Although at any instant we experience a rich, detailed visual world, we do not use such visual details to form a stable representation across views. Over the past five years, researchers have focused increasingly on 'change blindness' (the inability to detect changes to an object or scene) as a means to examine the nature of our representations. Experiments using a diverse range of methods and displays have produced strikingly similar results: unless a change to a visual scene produces a localizable change or transient at a specific position on the retina, generally, people will not detect it. We review theory and research motivating work on change blindness and discuss recent evidence that people are blind to changes occurring in photographs, in motion pictures and even in real-world interactions. These findings suggest that relatively little visual information is preserved from one view to the next, and question a fundamental assumption that has underlain perception research for centuries: namely, that we need to store a detailed visual representation in the mind/brain from one view to the next.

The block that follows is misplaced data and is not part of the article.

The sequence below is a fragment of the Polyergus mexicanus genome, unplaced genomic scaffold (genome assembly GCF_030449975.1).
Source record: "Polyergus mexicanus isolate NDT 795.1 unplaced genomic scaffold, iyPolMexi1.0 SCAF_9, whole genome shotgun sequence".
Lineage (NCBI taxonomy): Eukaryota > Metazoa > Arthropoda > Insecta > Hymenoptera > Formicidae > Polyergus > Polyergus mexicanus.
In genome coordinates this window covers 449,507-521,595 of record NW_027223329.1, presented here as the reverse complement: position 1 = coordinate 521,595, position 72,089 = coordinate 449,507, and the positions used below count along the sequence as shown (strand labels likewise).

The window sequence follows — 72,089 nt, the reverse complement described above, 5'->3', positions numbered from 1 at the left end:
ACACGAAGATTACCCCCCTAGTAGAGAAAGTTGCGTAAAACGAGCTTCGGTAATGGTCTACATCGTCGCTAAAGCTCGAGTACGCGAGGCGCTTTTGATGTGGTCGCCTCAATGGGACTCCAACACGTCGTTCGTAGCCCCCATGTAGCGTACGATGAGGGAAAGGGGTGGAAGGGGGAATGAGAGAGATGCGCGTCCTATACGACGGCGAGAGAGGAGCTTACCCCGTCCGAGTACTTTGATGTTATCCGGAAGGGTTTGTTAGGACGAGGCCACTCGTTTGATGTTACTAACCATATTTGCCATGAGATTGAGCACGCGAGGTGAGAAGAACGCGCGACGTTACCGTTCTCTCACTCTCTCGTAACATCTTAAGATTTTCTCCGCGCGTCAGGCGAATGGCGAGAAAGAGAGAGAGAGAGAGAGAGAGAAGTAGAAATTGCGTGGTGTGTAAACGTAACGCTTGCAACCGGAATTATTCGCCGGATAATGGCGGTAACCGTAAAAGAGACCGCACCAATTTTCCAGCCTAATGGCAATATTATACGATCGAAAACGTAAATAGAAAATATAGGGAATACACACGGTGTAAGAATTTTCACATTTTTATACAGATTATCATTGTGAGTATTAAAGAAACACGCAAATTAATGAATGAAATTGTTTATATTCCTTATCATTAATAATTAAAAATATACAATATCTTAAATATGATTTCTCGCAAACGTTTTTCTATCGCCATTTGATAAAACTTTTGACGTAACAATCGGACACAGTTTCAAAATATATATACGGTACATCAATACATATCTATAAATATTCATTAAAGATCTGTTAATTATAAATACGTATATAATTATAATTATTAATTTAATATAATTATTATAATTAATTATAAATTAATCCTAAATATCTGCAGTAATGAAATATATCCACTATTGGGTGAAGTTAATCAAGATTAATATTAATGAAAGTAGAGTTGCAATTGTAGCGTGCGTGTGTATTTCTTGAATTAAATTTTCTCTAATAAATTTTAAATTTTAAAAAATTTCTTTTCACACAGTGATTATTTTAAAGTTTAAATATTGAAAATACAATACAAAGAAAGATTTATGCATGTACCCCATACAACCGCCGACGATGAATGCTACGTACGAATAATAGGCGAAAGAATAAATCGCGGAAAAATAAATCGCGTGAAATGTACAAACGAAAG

ASJC Scopus subject areas
- Neuropsychology and Physiological Psychology
- Experimental and Cognitive Psychology
- Cognitive Neuroscience